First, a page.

Christians, we must no longer be slaves of sin.  The whole reason we died to sin when we were baptized was to be set free from sin, not to continue letting it rule over us!  As Paul put it, “We know that our old self was crucified with him in order that the body of sin might be brought to nothing, so that we would no longer be enslaved to sin.  For one who has died has been set free from sin” (Rom. 6:6-7).  Now we can live, and live with Christ (Rom. 6:8-10).  He was resurrected from the dead and now lives with God in newness of life, never to die again.

And here’s the good news.  “But God, being rich in mercy, because of the great love with which he loved us, even when we were dead in our trespasses, made us alive together with Christ — by grace you have been saved — and raised us up with him and seated us with him in the heavenly places in Christ Jesus” (Eph. 2:4-6).

Jesus died and was raised and now lives with God in heaven.  Because we died with Christ, the same thing has happened with us!  So what does this mean?  We are dead to sin and alive to God (Rom. 6:11).

Now, you might be thinking, “Hold on.  I’m a Christian, but I still sin.  I don’t want to, but I give in to temptation.  I sin in moments of weakness.  How can I do that if I’m supposed to be dead to sin?”

Here’s the difference.  Now you are walking with God in his light, which means that you will repent when you sin…and thus be forgiven by the grace of God (1 John 1:7-9).  THAT’S how God’s grace “covers” you.  Not when you sin unrepentantly and rebelliously.  Not when you have the “It’s all about me and what I want” attitude.  Rather, grace covers you when you sin penitently and work hard to live for Jesus instead of yourself.

Now you don’t let sin reign in you (Rom. 6:12).  Why?  Because you are no longer indebted to sin (Rom. 8:12-13).  You don’t owe sin anything.  You have no obligation to sin.  You’re not supposed to sin.  Instead, your body is an instrument of righteousness (Rom. 6:13; cf. 1 Cor. 6:19-20).

And it’s all because of God’s grace.  Grace freed you from sin’s dominion (Rom. 6:14).  Grace set you free.  Sin no longer rules over you.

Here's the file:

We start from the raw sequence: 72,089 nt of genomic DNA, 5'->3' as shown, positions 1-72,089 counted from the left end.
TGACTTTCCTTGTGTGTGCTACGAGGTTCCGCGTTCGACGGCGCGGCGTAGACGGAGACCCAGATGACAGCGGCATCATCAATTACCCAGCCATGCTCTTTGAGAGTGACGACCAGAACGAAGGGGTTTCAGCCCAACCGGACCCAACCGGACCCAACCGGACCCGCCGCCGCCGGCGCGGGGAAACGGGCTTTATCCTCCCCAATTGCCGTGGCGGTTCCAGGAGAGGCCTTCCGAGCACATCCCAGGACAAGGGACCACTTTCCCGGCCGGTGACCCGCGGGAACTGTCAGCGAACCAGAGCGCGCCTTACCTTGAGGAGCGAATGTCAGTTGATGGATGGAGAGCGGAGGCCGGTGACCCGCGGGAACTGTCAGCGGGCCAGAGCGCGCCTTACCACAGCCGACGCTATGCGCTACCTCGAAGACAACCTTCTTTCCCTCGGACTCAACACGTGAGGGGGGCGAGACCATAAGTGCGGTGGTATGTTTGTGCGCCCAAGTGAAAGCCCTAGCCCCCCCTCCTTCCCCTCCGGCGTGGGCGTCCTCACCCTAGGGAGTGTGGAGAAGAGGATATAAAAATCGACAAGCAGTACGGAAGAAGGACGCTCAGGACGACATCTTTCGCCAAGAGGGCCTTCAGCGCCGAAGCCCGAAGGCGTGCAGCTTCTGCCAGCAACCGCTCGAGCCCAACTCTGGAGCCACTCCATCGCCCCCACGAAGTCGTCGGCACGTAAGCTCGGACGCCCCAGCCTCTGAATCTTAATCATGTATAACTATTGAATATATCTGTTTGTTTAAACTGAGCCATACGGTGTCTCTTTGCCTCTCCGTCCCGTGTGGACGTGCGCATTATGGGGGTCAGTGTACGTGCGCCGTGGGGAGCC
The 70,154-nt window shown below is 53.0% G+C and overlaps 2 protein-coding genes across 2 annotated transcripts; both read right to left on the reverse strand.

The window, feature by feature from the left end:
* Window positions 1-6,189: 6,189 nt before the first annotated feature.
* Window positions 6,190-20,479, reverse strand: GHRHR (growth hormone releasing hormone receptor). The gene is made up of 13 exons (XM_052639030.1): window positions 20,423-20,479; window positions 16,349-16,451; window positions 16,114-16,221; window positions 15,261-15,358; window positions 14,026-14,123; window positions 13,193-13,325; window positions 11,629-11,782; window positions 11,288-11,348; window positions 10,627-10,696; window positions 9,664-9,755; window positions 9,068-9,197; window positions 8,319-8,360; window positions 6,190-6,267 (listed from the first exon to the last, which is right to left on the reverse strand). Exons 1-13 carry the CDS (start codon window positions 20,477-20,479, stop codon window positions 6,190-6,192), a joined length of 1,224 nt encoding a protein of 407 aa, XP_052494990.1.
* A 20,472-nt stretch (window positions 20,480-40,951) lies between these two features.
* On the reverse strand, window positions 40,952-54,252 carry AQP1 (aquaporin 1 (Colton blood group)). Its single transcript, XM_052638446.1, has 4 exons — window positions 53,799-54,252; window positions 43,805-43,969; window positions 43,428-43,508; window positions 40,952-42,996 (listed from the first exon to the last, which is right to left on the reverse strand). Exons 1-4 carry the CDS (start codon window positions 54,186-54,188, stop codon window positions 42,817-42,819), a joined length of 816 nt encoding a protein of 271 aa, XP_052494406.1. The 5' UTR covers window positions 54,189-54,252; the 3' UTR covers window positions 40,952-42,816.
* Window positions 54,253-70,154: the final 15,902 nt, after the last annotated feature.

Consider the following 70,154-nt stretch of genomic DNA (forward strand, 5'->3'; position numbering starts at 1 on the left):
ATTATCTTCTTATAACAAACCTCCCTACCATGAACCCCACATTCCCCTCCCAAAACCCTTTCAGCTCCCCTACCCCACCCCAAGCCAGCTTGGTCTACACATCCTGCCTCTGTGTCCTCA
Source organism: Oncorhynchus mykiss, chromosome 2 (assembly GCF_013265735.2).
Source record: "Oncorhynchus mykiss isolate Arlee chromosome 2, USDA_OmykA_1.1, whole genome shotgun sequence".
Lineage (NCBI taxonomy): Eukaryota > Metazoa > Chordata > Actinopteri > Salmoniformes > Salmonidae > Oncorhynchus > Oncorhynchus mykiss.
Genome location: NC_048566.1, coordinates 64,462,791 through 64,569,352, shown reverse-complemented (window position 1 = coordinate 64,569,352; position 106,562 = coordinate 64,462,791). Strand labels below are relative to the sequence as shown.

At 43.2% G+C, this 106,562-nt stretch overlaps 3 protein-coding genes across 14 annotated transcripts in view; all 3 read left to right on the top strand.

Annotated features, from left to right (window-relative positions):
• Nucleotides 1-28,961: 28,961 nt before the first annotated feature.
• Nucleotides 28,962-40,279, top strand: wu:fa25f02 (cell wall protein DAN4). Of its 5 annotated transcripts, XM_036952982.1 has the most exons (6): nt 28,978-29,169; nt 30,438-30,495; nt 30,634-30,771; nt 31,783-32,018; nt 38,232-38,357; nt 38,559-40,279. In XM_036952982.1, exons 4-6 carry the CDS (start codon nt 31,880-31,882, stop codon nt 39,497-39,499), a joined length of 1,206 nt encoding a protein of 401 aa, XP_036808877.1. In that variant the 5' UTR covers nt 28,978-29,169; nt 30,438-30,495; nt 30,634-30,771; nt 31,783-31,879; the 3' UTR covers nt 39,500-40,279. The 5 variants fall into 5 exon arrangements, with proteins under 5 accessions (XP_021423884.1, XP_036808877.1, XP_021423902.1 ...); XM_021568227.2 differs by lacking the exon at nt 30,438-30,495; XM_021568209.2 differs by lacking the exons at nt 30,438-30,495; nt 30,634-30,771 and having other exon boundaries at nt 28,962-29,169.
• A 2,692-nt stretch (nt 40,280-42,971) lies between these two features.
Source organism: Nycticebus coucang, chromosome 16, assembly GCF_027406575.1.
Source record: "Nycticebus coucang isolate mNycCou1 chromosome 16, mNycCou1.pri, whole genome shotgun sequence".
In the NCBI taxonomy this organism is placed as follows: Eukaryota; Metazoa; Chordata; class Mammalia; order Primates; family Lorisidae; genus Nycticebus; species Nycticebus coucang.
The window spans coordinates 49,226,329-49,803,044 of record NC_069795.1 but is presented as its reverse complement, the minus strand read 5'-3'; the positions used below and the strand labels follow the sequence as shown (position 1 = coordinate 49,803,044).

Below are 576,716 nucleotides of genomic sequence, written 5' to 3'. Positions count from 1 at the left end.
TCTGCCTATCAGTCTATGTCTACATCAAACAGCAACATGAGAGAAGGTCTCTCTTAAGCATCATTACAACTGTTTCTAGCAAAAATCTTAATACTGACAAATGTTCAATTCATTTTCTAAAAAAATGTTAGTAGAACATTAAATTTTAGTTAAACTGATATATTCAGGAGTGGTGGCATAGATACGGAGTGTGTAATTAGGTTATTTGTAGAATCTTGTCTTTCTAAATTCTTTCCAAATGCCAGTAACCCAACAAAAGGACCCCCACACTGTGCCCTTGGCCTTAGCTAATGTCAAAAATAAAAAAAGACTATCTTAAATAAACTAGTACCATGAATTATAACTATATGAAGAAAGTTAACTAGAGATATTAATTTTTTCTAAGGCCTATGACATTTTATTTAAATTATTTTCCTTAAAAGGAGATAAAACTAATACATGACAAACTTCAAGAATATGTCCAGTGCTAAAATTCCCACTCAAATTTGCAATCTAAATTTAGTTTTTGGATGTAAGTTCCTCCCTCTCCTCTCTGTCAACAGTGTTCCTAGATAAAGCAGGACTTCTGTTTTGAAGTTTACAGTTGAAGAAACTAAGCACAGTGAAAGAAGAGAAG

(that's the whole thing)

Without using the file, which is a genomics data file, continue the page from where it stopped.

How did God’s grace do this?  Well, grace not only saves us.  Read Titus 2:11-12.  Grace also teaches us not to sin.  Grace also teaches us how to live righteously.

Because God’s grace does this, we are now slaves of righteousness instead of sin’s slaves (Rom. 6:19).  Yes, we like to think of ourselves as free and our own boss, but the reality is that we are slaves no matter what.  We are slaves to whatever we obey (Rom. 6:15-16).  If we give into the temptation to sin and revel in it, we are sin’s slaves.  If we decide to serve God instead, we are slaves of righteousness.

So, “are we to continue in sin that grace may abound?  By no means!  How can we who died to sin still live in it?” (Rom. 6:1-2).  You don’t want to become sin’s slave again, do you?  If we fall back into letting sin rule over us, we will be in a worse state than we were in before we became Christians (2 Pet. 2:20-22).  In the end, nothing comes from serving sin except death, eternal separation from God in hell (Rom. 6:20-21, 23a; cf. Rev. 21:8).  I would rather have the holiness and eternal life that comes from serving God (Rom. 6:22, 23b).

That eternal life?  Being set free from sin?  Being able to serve God now?  Being continually forgiven when we sin and repent?  Becoming holy?

We owe it all to the grace of God.

So let’s not insult the Spirit of grace by sinning willfully and rebelliously (Heb. 10:26-31).